Not done yet
After being released from military care, Sgt. O'Neill married Estelle Johnson, whom he had fallen for before being shipped off to Europe. The couple settled in New York, and over the course of the next decade, Sgt. O'Neill slowly returned to civilian life. On July 16, 1927, the O'Neills welcomed William Donovan O'Neill into the world, named for Sgt. O'Neill's friend and mentor, "Wild Bill" Donovan.
Sgt. O'Neill attended City College of New York and worked pouring concrete for the construction of the George Washington Bridge. He worked as a salesman before purchasing a liquor store near the Waldorf Astoria Hotel.
The next several years were pretty quiet for O'Neill, but at the outbreak of World War II, a familiar face showed up at his door.
"Wild Bill" Donovan came knocking once again, this time to recruit O'Neill to join the Office of Strategic Services, the wartime intelligence agency that served as the precursor for the Central Intelligence Agency.
Over the course of WWII, O'Neill worked as an OSS agent, sniffing out German spies along the New Jersey-New York-Massachusetts corridor. A handful of German-owned businesses were rumored to be in radio contact with Nazi U-boats off the Atlantic Coast, leading O'Neill into several scuffles with alleged spies throughout the war.
When the OSS ceased operation in 1945 at the culmination of WWII, O'Neill's military service was finally over. He received an offer to teach at the United States Military Academy at West Point, but passed on the opportunity. After a long career as a businessman and a lifetime of personal and professional achievement, Richard W. O'Neill passed away on April 9, 1982 at the age of 83.
A lasting legacy
In 1975, the barracks at Camp Smith in Peekskill, N.Y., were named O'Neill Hall in his honor. His legacy is still remembered by his three grandchildren and by his daughter-in-law, Mary Ann O'Neill.
As a retired Army sergeant, O'Neill fought for the improvement of veteran's rights. Having firsthand experience as a wounded WWI veteran, he understood the need for ongoing support for veterans' health care and worked closely with Douglas MacArthur and President Dwight D. Eisenhower to improve the Office of Veterans Affairs.
As a young girl, Erin O'Neill-DiMarco recalls her grandfather's road to recovery from the wounds he received in WWI as being a road that never really ended.
"He used to sit in the bathtub in this hot, hot bath, and pieces of shrapnel would ooze out of his legs," she says.
While in active service, O'Neill was a Golden Gloves boxer and at one point fought an exhibition match against world heavyweight champion Gene Tunney.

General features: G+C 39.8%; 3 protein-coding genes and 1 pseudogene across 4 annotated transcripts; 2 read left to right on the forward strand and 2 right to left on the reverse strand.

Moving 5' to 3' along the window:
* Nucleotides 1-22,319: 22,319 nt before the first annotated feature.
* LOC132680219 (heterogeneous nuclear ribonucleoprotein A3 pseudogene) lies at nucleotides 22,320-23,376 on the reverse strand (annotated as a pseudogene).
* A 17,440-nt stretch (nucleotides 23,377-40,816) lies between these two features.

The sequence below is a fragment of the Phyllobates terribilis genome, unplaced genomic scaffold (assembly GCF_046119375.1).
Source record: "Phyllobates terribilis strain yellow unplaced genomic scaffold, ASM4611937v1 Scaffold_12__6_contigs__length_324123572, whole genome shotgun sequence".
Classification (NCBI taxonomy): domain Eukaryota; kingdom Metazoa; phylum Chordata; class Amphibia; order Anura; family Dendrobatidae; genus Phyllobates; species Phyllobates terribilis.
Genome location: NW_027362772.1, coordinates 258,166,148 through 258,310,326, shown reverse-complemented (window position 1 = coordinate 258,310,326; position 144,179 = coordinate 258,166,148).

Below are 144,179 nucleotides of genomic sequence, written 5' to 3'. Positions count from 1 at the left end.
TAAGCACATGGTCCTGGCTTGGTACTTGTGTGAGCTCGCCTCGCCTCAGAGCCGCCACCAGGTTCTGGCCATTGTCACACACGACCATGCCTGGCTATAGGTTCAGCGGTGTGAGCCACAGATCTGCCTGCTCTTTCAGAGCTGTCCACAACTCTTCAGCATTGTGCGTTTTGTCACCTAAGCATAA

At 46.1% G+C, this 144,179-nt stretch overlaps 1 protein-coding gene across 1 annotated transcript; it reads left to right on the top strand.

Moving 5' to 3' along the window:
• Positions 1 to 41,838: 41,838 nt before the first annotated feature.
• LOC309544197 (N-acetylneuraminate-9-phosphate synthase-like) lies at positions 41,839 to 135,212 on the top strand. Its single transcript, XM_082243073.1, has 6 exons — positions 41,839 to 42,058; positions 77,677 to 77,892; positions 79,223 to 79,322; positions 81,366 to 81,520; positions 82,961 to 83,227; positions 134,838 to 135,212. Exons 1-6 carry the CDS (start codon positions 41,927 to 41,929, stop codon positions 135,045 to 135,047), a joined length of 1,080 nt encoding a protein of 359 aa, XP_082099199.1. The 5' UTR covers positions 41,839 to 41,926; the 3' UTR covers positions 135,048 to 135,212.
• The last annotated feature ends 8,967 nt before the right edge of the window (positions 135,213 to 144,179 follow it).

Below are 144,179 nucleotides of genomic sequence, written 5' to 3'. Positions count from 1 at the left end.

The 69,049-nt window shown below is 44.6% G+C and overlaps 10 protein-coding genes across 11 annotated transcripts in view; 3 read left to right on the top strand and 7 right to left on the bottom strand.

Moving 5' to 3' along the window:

"He didn't win," Chris O'Neill says with a laugh. "It was more for show to entertain the troops."
The O'Neill siblings remember their grandfather as a gentle and kind man, one who never used foul language or spoke ill of others. He served as president of the Republican Party in New York for a short time, and attended nearly every presidential inauguration during his lifetime.
"I remember the invitations were so beautiful, and my grandmother had all these gorgeous gowns she would wear to the inaugural balls. He even had a handwritten note from John. F Kennedy thanking him for attending," O'Neill-DiMarco says.
Today, O'Neill's grandsons are carrying on his legacy of service and leadership. Skip, a local builder, is currently serving his second term as a Lake Oswego city councilor. And Chris, a local real estate broker, was honored by the City in 2012 for saving a young boy from a vehicle teetering on the edge of Oswego Lake.
"(My grandfather) was a very soft-spoken person, but you could feel his strength at the same time. He didn't like war, but he was willing to protect those that needed to be protected," Skip O'Neill says. "I think that's one of the greatest assets of our military men and women — you see their level of commitment to protecting those who need protection.
"He gave me a very high respect for members of our military," O'Neill adds. "They're usually the same individuals who become police officers and firefighters. They have that calling in life."
A new Veterans Memorial proposed for Foothills Park would honor the service of first responders and military veterans. Donations to the project can be sent to the group's treasurer, Scott Thompson, at P.O. Box 1188, Lake Oswego, OR 97035.
For more information, go to http://www.loveteransmemorial.org.